RESPONSE #2: In developing the adopted 2013 QAP, board staff and the board considered FHVR's various allegations regarding both the 2012 and the proposed 2013 QAP language. The board disagrees that the adopted QAP does not address alleged vagueness and ambiguities pointed out by FHVR. Although the board and staff did not and do not agree with many of FHVR's allegations in this regard, the QAP evaluation criteria language was substantially revised in many areas to address such alleged ambiguities, vagueness and other matters. This includes many of the areas that FHVR alleged were deficient.
The board disagrees that the QAP improperly vests discretion in the staff. The board has tasked the staff with reviewing, evaluating, and scoring the tax credit applications. What FHVR refers to as the exercise of "discretion" is, in the board's view, merely construction, interpretation, and application of the QAP language, activities properly within the role of board staff in carrying out its authorized tasks. The QAP language does not authorize board staff to negate or ignore scoring criteria and the board does not believe it is necessary to include any language to address such unauthorized action by staff. The board will adopt the QAP as proposed.
COMMENT #3: The commenter opposes the proposed amendment to ARM 8.111.603(5), alleging that it attempts to deny applicants important due process protections. The commenter requests that the board amend the rule to provide a right to request a full Montana Administrative Procedure Act (MAPA) contested case hearing and review by the board. The commenter states that these protections at the agency level would give applicants who did not receive a tax credit award an opportunity to resolve the issues before the tax credits are allocated. The commenter states that the board would also be able to consider the applicant's position without the expense and time required by formal litigation. If the process was litigated despite the hearing, complying with MAPA provides the reviewing court with the appropriate record, which would likely accelerate the litigation.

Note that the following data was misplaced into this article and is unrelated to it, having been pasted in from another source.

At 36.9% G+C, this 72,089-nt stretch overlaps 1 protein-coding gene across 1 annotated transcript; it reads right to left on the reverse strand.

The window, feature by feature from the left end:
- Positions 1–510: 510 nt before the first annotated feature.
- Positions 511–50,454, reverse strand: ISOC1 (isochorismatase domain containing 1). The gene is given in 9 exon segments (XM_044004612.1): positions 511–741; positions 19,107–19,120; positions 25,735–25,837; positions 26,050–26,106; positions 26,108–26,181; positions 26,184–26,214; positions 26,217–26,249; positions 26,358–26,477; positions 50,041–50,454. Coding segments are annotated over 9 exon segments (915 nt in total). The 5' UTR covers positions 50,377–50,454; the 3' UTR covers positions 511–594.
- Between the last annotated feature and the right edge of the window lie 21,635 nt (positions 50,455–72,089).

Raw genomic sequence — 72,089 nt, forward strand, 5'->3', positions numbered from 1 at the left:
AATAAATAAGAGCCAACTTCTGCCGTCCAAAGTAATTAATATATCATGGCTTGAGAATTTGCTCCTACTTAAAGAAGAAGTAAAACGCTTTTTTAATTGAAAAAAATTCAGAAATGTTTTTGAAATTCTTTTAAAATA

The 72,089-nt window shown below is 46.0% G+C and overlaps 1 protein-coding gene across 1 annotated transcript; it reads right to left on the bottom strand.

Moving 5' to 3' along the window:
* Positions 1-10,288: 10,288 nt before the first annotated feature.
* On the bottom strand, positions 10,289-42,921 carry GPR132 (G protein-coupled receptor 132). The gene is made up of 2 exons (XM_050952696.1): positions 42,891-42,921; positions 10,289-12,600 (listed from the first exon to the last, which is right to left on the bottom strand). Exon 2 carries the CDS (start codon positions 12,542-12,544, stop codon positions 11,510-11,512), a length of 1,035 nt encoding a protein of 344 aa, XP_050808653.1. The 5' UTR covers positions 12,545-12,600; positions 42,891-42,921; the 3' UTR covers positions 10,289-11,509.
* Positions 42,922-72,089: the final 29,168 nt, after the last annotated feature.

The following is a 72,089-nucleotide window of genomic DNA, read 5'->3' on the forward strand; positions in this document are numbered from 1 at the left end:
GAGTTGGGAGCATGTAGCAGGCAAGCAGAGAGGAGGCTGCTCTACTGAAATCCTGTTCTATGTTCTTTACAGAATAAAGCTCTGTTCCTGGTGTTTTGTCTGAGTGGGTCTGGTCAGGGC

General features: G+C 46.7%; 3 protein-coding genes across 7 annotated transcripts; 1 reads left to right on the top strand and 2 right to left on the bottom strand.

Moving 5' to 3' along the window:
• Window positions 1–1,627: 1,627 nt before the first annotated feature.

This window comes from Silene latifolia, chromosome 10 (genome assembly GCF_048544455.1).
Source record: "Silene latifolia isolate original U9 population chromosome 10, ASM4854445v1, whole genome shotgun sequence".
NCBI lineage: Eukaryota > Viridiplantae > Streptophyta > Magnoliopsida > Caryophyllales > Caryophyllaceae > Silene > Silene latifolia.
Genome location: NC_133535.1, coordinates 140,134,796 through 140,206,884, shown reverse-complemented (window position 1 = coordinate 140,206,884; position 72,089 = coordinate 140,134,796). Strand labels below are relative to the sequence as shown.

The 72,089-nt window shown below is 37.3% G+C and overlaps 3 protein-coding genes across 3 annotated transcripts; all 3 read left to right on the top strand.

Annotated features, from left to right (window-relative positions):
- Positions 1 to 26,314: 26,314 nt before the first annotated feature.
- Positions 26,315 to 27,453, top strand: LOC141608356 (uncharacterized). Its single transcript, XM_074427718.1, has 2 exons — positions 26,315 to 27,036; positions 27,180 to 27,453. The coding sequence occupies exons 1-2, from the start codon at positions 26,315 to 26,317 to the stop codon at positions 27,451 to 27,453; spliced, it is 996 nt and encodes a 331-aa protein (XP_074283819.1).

RESPONSE #3: The board disagrees with the comment. The proposed amendment to ARM 8.111.603(5) is not a substantive change, but merely clarifies the rule language to address FHVR's argument that the reference to a "hearing" triggers a MAPA contested case hearing. There is no legal requirement that requires a contested case hearing or any similar litigation-style hearing for making the tax credit award determination. Moreover, there is no property interest in an award of low income housing tax credits and, therefore, there are no due process requirements that the board adopt or follow such formal procedures. The board does not believe that adoption of formal contested case procedures would result in quicker disposition of any litigation, but likely would create considerable additional expense and delay for applicants and the board, and, ultimately, for the low income Montanans who are the intended beneficiaries of tax credit projects. The current process allows for informal consideration of issues and positions, and the board does not believe that formal litigation procedures are required or appropriate. The board declines to adopt such litigation procedures in the tax credit award process and will adopt the rule as proposed.
COMMENT #4: The commenter states that it supports the proposed amendment to ARM 8.111.603(6), "except to the extent it implicitly allows the board to comply with the requirements to hold a full hearing before awarding credits."
RESPONSE #4: As indicated in response to Comment 3, there is no legal requirement for a "full" contested case hearing as part of the tax credit award process. The proposed amendment is designed to assure that, at the tax credit award meeting, applicants are provided with an opportunity to respond to any negative comments regarding their respective projects or applications. This response opportunity is not a "hearing" right or a right to additional or formal procedure. It simply provides an applicant an opportunity to address the board at the meeting in response to any negative comments. This amendment does not otherwise change the award process, and neither establishes any hearing requirement or eliminates any (nonexistent) hearing right. The board will adopt the rule as proposed.
/s/ Marty Tuttle /s/ Dore Schwinden
MARTY TUTTLE DORE SCHWINDEN
Rule Reviewer Director
Department of Commerce
Certified to the Secretary of State December 10, 2012.